Cushing hasn’t had direct rail service in decades but Stroud, Oklahoma, is pretty close by and the Sooner Sub runs through town along what used to be Route 66.  There is a small railroad oil terminal there with a pipeline to Cushing.  Oil has been delivered to Stroud to move to the terminal for many years.

Once oil hit $100/bbl a few years back, and it became profitable to use unconventional techniques to extract oil (think hydraulic fracturing), there was a lot of oil moving to Cushing.  Since the Bakken Formation in and near North Dakota has no pipelines, BNSF, the major railway in the area, has been awash in oil.  The railway has been running crude oil unit trains from there to various points as fast as it can for the last several years.

To get back to the story, a year or so back, ODOT invited bids to buy the line.  Both WATCO and BNSF submitted bids.  I’ll continue this in Part Deux, but, spoiler alert, BNSF didn’t win.

This was post number 100, by the way.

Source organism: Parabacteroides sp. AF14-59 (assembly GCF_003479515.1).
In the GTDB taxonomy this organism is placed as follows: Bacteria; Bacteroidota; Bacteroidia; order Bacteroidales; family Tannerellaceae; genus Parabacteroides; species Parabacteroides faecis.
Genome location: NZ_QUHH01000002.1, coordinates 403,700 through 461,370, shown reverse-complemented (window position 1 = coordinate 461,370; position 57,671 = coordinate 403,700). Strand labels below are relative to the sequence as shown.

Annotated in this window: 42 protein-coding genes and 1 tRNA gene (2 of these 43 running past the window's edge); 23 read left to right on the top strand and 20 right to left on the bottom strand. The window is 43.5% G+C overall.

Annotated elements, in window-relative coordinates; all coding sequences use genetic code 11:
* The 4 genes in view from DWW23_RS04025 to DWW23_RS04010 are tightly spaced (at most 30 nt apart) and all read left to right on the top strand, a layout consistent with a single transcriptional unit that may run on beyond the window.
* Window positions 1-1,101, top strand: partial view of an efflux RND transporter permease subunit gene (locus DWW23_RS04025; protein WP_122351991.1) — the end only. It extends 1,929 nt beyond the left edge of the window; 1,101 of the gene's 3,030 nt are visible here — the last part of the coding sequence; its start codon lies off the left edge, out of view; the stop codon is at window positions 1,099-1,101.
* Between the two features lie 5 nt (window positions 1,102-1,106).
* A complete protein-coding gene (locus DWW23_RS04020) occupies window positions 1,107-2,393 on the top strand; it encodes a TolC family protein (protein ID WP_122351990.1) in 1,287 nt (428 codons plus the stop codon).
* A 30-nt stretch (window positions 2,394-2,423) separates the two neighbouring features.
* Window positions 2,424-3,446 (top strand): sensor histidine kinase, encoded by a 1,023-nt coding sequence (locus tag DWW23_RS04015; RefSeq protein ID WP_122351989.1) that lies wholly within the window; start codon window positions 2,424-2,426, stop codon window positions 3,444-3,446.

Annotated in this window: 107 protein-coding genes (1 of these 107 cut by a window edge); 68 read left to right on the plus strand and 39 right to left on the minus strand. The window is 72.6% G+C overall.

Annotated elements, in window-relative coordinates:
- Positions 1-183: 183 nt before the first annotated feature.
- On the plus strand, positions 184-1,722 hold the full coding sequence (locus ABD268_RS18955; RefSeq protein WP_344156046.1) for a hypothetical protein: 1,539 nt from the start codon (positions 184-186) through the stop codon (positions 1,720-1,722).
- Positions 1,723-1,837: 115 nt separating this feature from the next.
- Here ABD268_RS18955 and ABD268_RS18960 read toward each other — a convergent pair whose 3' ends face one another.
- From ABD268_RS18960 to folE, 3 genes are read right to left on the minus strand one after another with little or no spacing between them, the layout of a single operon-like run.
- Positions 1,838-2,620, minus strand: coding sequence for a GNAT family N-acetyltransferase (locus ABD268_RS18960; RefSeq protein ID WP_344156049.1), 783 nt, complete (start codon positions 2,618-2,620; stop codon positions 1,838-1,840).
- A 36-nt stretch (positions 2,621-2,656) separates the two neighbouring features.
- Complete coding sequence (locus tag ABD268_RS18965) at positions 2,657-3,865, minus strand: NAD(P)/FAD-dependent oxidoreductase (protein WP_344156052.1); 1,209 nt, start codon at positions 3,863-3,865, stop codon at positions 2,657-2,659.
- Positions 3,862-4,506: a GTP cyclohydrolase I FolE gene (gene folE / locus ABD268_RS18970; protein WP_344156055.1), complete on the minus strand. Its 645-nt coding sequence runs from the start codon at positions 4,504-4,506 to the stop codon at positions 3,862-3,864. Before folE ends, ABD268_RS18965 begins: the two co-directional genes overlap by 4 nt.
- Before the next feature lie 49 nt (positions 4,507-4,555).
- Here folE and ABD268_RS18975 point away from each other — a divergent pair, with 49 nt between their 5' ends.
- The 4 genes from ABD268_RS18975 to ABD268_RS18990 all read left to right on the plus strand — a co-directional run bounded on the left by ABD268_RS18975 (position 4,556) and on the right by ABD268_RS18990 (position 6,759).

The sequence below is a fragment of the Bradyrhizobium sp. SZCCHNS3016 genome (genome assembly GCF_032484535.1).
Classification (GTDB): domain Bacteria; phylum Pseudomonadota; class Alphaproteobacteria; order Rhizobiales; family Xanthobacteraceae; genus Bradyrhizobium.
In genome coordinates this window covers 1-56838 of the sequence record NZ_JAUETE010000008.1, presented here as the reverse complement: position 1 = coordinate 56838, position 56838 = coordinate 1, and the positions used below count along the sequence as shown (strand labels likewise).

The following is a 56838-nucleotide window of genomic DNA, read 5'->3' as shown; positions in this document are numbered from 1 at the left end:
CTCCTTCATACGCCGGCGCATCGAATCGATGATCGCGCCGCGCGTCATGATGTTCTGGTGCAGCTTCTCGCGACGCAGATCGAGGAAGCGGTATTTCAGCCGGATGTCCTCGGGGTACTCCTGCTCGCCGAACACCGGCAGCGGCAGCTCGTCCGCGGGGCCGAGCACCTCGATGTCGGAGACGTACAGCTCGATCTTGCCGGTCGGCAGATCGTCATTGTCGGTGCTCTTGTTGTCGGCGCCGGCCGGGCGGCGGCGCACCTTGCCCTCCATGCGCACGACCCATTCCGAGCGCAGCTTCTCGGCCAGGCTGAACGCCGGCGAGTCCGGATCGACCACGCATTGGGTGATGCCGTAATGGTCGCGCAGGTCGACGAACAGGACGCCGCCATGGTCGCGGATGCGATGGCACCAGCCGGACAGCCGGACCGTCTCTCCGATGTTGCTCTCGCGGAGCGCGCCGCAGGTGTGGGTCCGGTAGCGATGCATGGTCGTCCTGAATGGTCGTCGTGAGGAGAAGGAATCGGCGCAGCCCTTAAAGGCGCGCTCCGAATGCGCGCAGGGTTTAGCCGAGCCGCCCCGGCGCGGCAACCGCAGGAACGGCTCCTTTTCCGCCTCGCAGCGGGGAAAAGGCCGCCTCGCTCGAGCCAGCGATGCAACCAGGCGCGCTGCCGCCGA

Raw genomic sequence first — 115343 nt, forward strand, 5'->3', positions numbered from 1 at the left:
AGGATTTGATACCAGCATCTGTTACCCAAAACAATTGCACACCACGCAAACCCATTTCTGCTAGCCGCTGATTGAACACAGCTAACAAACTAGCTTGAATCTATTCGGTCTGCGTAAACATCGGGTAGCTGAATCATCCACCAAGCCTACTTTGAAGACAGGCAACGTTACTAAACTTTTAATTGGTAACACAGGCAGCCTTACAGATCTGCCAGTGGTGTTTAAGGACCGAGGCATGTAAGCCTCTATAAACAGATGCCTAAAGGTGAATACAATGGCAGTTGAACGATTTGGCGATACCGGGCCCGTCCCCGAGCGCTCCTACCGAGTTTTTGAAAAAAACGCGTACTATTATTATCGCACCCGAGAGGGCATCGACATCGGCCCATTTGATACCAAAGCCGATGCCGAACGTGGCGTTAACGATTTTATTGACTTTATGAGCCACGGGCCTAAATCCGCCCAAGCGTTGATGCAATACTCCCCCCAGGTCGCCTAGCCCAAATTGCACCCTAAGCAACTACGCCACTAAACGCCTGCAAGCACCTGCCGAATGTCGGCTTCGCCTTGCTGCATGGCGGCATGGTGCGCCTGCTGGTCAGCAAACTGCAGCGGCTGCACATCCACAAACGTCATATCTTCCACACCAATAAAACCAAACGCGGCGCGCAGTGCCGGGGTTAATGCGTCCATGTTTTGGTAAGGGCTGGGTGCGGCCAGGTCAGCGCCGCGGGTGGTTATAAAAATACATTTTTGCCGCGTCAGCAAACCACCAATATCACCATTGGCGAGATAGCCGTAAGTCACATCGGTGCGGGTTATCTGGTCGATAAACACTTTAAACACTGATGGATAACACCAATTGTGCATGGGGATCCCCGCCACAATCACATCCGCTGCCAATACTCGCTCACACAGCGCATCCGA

People are stupid: “Traffic Light Study Reveals Serious Hacking”


Article: Traffic Light Study Reveals Serious Hacking Risk | MIT Technology Review.

“First and foremost, traffic-system administrators should not use default usernames and passwords.”

Unlike traffic signals in my local area, which are networked with fiber (!), these were networked over WiFi.  If details — 5.8 GHz — in a different article are to be  believed, then this is either IEEE 802.11a or 802.11n which are common consumer WiFi specs.

Encrypted or not, leaving credentials at the default is stupid.  In the field of traffic signaling, it probably ought to be a firing offense.  Anyway, change those and risk would be reduced by, oh, let’s say 99%.

Another quote:

“They continue doing the same mistakes that software vendors did 10 years ago.”

No, that’s been going on for a long time. The default credentials for Digital’s VMS OS were SYSMAINT / SERVICE and that’s got to be from 30 years ago.

If you leave the doors unlocked and open, people will walk through them